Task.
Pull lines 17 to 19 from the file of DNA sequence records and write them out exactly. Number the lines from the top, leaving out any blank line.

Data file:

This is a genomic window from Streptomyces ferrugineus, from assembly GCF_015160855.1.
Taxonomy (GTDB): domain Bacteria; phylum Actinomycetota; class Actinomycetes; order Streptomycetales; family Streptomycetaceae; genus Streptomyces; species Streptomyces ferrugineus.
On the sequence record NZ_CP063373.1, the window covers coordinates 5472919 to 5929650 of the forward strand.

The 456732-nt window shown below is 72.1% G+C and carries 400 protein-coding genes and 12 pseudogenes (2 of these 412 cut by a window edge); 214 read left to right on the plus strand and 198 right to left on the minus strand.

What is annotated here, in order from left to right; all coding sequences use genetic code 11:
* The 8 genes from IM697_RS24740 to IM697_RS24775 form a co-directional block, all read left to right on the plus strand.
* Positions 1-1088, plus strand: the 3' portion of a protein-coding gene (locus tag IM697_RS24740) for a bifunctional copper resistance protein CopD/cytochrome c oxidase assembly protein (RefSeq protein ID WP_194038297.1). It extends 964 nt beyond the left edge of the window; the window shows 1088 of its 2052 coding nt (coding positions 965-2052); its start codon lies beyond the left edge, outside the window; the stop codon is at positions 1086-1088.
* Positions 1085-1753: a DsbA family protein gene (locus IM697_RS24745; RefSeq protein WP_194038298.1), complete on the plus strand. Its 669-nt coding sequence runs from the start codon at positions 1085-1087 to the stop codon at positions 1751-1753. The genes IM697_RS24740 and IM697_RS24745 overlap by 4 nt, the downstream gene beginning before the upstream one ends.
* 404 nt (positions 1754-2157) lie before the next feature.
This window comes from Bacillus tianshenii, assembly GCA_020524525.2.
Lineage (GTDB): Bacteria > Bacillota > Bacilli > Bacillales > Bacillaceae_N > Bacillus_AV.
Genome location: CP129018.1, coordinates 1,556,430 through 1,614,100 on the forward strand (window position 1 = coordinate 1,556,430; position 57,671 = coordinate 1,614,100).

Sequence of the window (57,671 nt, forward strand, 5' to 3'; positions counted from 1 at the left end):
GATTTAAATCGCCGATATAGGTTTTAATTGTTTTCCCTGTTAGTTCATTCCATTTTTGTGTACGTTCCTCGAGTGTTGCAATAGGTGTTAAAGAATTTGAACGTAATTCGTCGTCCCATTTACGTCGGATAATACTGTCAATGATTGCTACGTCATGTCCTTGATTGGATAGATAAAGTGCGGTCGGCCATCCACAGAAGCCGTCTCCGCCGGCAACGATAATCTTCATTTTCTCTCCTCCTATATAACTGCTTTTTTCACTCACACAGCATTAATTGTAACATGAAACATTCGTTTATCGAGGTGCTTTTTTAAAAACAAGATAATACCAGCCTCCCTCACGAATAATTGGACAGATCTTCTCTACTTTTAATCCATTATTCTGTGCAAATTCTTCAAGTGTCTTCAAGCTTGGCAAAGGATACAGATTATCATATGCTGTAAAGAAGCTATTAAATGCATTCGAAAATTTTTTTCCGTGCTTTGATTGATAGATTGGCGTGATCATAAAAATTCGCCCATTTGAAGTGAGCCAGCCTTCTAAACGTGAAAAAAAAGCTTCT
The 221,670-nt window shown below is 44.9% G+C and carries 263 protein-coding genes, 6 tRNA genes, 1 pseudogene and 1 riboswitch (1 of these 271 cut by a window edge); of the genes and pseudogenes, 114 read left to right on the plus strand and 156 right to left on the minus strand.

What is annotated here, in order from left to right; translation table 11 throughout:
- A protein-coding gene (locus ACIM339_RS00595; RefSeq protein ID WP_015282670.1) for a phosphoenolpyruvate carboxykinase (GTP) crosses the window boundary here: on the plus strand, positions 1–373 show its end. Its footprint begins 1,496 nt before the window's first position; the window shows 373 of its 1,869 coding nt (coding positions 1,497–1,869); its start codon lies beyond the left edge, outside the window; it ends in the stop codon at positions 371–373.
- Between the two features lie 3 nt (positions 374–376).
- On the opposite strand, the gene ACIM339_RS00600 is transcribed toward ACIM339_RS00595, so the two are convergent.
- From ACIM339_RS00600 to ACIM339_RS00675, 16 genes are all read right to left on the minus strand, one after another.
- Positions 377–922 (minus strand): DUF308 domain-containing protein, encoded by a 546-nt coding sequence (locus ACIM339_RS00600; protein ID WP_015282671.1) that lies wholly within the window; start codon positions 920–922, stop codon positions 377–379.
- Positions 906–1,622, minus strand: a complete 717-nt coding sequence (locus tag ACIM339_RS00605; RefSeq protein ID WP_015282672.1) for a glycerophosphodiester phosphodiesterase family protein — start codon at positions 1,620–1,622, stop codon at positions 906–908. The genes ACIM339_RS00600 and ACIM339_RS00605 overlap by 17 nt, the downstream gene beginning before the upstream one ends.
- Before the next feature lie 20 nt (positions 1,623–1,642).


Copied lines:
- A protein-coding gene (locus ACIM339_RS00595; RefSeq protein ID WP_015282670.1) for a phosphoenolpyruvate carboxykinase (GTP) crosses the window boundary here: on the plus strand, positions 1–373 show its end. Its footprint begins 1,496 nt before the window's first position; the window shows 373 of its 1,869 coding nt (coding positions 1,497–1,869); its start codon lies beyond the left edge, outside the window; it ends in the stop codon at positions 371–373.
- Between the two features lie 3 nt (positions 374–376).
- On the opposite strand, the gene ACIM339_RS00600 is transcribed toward ACIM339_RS00595, so the two are convergent.